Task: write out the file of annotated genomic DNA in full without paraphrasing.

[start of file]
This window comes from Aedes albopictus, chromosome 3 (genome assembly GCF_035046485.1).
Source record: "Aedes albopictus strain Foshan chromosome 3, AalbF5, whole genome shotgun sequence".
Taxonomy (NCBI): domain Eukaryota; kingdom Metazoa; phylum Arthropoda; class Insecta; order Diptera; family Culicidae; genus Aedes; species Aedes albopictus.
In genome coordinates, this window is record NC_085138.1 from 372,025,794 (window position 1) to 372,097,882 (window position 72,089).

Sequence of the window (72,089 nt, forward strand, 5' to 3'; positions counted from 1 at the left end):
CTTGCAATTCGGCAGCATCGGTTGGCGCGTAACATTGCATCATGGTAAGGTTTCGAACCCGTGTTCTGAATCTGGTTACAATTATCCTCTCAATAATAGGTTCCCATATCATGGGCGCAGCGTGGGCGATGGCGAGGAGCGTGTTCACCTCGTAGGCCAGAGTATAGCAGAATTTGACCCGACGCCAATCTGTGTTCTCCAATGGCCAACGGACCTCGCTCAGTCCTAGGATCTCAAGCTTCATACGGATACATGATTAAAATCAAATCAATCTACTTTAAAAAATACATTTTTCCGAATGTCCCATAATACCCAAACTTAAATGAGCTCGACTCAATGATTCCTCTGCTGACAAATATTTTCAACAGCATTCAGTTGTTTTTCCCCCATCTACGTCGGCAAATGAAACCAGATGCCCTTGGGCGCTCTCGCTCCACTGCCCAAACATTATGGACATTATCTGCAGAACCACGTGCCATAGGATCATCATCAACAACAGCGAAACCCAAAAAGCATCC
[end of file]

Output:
This window comes from Aedes albopictus, chromosome 3 (genome assembly GCF_035046485.1).
Source record: "Aedes albopictus strain Foshan chromosome 3, AalbF5, whole genome shotgun sequence".
Taxonomy (NCBI): domain Eukaryota; kingdom Metazoa; phylum Arthropoda; class Insecta; order Diptera; family Culicidae; genus Aedes; species Aedes albopictus.
In genome coordinates, this window is record NC_085138.1 from 372,025,794 (window position 1) to 372,097,882 (window position 72,089).

Sequence of the window (72,089 nt, forward strand, 5' to 3'; positions counted from 1 at the left end):
CTTGCAATTCGGCAGCATCGGTTGGCGCGTAACATTGCATCATGGTAAGGTTTCGAACCCGTGTTCTGAATCTGGTTACAATTATCCTCTCAATAATAGGTTCCCATATCATGGGCGCAGCGTGGGCGATGGCGAGGAGCGTGTTCACCTCGTAGGCCAGAGTATAGCAGAATTTGACCCGACGCCAATCTGTGTTCTCCAATGGCCAACGGACCTCGCTCAGTCCTAGGATCTCAAGCTTCATACGGATACATGATTAAAATCAAATCAATCTACTTTAAAAAATACATTTTTCCGAATGTCCCATAATACCCAAACTTAAATGAGCTCGACTCAATGATTCCTCTGCTGACAAATATTTTCAACAGCATTCAGTTGTTTTTCCCCCATCTACGTCGGCAAATGAAACCAGATGCCCTTGGGCGCTCTCGCTCCACTGCCCAAACATTATGGACATTATCTGCAGAACCACGTGCCATAGGATCATCATCAACAACAGCGAAACCCAAAAAGCATCC